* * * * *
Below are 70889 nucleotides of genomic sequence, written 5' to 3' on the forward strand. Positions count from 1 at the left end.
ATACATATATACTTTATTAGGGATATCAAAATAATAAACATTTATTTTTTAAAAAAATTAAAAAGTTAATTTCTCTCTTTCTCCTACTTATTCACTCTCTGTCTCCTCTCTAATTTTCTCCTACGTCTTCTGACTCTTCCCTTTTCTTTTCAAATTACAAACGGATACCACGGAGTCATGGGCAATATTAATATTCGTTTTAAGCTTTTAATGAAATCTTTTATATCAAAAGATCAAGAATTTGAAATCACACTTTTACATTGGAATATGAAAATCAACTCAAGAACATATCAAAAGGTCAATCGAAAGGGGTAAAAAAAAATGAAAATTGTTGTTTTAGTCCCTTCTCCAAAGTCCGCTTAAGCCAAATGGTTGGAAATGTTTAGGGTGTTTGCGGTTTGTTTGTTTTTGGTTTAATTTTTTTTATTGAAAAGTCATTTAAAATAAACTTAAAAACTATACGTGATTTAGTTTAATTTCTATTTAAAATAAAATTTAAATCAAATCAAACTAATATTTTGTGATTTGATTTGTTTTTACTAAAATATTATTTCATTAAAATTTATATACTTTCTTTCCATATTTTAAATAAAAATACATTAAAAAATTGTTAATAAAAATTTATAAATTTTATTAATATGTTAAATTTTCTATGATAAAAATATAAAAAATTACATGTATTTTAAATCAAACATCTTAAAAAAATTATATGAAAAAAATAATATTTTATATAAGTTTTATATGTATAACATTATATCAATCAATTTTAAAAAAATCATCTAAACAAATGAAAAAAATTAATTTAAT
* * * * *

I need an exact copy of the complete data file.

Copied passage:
Below are 70889 nucleotides of genomic sequence, written 5' to 3' on the forward strand. Positions count from 1 at the left end.
ATACATATATACTTTATTAGGGATATCAAAATAATAAACATTTATTTTTTAAAAAAATTAAAAAGTTAATTTCTCTCTTTCTCCTACTTATTCACTCTCTGTCTCCTCTCTAATTTTCTCCTACGTCTTCTGACTCTTCCCTTTTCTTTTCAAATTACAAACGGATACCACGGAGTCATGGGCAATATTAATATTCGTTTTAAGCTTTTAATGAAATCTTTTATATCAAAAGATCAAGAATTTGAAATCACACTTTTACATTGGAATATGAAAATCAACTCAAGAACATATCAAAAGGTCAATCGAAAGGGGTAAAAAAAAATGAAAATTGTTGTTTTAGTCCCTTCTCCAAAGTCCGCTTAAGCCAAATGGTTGGAAATGTTTAGGGTGTTTGCGGTTTGTTTGTTTTTGGTTTAATTTTTTTTATTGAAAAGTCATTTAAAATAAACTTAAAAACTATACGTGATTTAGTTTAATTTCTATTTAAAATAAAATTTAAATCAAATCAAACTAATATTTTGTGATTTGATTTGTTTTTACTAAAATATTATTTCATTAAAATTTATATACTTTCTTTCCATATTTTAAATAAAAATACATTAAAAAATTGTTAATAAAAATTTATAAATTTTATTAATATGTTAAATTTTCTATGATAAAAATATAAAAAATTACATGTATTTTAAATCAAACATCTTAAAAAAATTATATGAAAAAAATAATATTTTATATAAGTTTTATATGTATAACATTATATCAATCAATTTTAAAAAAATCATCTAAACAAATGAAAAAAATTAATTTAAT